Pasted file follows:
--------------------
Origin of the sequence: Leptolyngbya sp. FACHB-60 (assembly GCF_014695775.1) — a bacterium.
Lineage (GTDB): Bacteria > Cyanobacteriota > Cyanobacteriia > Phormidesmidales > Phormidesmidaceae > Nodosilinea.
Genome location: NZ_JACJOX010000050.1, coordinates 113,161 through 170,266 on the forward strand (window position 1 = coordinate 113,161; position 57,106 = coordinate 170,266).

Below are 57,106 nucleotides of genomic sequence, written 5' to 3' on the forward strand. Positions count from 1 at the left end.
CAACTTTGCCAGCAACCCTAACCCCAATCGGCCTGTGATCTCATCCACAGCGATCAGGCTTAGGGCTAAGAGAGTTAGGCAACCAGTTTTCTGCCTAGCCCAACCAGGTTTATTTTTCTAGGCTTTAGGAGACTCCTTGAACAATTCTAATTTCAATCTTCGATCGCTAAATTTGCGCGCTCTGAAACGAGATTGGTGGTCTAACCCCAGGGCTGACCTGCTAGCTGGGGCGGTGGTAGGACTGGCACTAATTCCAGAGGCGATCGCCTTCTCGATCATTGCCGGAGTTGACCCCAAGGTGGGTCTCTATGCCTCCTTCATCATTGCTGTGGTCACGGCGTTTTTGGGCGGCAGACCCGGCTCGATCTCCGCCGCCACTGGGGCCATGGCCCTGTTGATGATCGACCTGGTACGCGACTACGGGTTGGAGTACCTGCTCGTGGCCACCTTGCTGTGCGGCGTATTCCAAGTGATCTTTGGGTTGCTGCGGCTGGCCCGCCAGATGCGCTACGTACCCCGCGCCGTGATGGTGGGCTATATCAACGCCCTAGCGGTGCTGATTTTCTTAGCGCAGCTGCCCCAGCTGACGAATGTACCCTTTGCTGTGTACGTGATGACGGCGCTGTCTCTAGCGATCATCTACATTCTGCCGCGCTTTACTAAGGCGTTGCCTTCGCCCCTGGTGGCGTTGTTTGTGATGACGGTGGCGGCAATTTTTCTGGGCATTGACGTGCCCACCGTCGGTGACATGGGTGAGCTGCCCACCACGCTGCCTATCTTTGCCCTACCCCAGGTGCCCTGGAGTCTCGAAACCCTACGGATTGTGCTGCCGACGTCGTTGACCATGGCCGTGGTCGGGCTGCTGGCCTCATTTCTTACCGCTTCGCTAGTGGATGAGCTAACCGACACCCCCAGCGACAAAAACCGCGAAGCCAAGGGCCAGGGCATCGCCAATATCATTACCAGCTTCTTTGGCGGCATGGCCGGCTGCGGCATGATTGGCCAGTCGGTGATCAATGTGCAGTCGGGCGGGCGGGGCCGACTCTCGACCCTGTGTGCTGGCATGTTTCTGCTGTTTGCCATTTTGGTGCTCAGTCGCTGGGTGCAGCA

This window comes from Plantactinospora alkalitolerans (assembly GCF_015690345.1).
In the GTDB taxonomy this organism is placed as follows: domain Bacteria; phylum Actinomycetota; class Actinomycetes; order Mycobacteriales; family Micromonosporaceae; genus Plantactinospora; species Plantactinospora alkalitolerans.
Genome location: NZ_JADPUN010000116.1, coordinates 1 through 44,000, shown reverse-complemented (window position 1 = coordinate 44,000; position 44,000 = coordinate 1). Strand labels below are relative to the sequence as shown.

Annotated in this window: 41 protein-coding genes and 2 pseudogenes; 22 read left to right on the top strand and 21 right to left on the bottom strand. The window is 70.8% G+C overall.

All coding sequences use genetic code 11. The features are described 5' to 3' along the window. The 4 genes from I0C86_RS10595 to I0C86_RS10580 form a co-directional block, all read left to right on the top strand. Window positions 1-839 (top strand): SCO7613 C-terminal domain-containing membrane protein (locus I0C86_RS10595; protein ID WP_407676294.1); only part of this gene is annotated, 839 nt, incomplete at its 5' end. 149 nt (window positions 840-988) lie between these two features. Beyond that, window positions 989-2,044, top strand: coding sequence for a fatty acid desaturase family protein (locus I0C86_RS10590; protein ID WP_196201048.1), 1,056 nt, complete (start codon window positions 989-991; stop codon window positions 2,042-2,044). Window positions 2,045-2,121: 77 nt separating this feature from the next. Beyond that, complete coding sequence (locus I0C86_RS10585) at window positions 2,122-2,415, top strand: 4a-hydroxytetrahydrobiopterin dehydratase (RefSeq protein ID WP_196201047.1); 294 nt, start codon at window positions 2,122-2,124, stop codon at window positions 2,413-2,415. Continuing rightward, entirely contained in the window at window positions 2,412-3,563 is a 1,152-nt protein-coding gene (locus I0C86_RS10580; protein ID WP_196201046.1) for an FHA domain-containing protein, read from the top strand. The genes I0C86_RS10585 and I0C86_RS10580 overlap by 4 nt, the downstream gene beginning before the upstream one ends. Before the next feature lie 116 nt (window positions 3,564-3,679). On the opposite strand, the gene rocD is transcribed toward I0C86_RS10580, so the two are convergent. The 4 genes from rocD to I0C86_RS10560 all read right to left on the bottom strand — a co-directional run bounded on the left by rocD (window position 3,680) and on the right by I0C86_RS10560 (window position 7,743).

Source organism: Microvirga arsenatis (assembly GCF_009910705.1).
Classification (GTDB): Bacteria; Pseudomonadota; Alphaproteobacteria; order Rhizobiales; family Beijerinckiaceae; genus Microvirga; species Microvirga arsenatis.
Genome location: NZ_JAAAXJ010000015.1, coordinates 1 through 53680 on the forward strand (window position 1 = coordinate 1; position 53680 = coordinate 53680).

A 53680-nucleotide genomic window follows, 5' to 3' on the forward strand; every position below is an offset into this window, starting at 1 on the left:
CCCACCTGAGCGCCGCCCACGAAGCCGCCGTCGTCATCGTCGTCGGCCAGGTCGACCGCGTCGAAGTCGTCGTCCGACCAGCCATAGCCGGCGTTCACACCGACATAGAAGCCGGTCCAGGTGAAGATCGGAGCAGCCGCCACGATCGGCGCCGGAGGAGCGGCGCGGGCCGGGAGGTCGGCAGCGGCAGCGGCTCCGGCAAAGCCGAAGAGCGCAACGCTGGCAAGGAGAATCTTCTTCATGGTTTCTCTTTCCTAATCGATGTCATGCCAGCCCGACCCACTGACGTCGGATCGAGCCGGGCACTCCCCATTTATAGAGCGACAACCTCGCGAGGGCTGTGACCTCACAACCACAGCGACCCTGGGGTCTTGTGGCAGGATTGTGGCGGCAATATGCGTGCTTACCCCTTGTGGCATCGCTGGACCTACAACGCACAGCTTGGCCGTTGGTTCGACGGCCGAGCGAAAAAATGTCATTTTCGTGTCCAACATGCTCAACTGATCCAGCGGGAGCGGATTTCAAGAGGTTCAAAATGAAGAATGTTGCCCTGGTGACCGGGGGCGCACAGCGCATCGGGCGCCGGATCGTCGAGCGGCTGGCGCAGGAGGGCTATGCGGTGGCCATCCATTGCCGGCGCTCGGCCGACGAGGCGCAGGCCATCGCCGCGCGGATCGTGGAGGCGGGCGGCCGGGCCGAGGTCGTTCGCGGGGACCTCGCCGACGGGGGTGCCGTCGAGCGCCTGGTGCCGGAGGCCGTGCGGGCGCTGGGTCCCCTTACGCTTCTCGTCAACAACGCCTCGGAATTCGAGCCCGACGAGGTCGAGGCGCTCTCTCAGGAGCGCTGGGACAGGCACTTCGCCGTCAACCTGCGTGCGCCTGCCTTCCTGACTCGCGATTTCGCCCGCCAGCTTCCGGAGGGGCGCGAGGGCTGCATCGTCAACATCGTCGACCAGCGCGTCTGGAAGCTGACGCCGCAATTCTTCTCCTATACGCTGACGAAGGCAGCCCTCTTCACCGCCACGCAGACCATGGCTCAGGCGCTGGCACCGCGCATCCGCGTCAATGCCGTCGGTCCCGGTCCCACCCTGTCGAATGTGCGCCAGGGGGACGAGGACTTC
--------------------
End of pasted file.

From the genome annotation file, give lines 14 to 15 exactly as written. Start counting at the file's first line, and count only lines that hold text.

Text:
A 53680-nucleotide genomic window follows, 5' to 3' on the forward strand; every position below is an offset into this window, starting at 1 on the left:
CCCACCTGAGCGCCGCCCACGAAGCCGCCGTCGTCATCGTCGTCGGCCAGGTCGACCGCGTCGAAGTCGTCGTCCGACCAGCCATAGCCGGCGTTCACACCGACATAGAAGCCGGTCCAGGTGAAGATCGGAGCAGCCGCCACGATCGGCGCCGGAGGAGCGGCGCGGGCCGGGAGGTCGGCAGCGGCAGCGGCTCCGGCAAAGCCGAAGAGCGCAACGCTGGCAAGGAGAATCTTCTTCATGGTTTCTCTTTCCTAATCGATGTCATGCCAGCCCGACCCACTGACGTCGGATCGAGCCGGGCACTCCCCATTTATAGAGCGACAACCTCGCGAGGGCTGTGACCTCACAACCACAGCGACCCTGGGGTCTTGTGGCAGGATTGTGGCGGCAATATGCGTGCTTACCCCTTGTGGCATCGCTGGACCTACAACGCACAGCTTGGCCGTTGGTTCGACGGCCGAGCGAAAAAATGTCATTTTCGTGTCCAACATGCTCAACTGATCCAGCGGGAGCGGATTTCAAGAGGTTCAAAATGAAGAATGTTGCCCTGGTGACCGGGGGCGCACAGCGCATCGGGCGCCGGATCGTCGAGCGGCTGGCGCAGGAGGGCTATGCGGTGGCCATCCATTGCCGGCGCTCGGCCGACGAGGCGCAGGCCATCGCCGCGCGGATCGTGGAGGCGGGCGGCCGGGCCGAGGTCGTTCGCGGGGACCTCGCCGACGGGGGTGCCGTCGAGCGCCTGGTGCCGGAGGCCGTGCGGGCGCTGGGTCCCCTTACGCTTCTCGTCAACAACGCCTCGGAATTCGAGCCCGACGAGGTCGAGGCGCTCTCTCAGGAGCGCTGGGACAGGCACTTCGCCGTCAACCTGCGTGCGCCTGCCTTCCTGACTCGCGATTTCGCCCGCCAGCTTCCGGAGGGGCGCGAGGGCTGCATCGTCAACATCGTCGACCAGCGCGTCTGGAAGCTGACGCCGCAATTCTTCTCCTATACGCTGACGAAGGCAGCCCTCTTCACCGCCACGCAGACCATGGCTCAGGCGCTGGCACCGCGCATCCGCGTCAATGCCGTCGGTCCCGGTCCCACCCTGTCGAATGTGCGCCAGGGGGACGAGGACTTC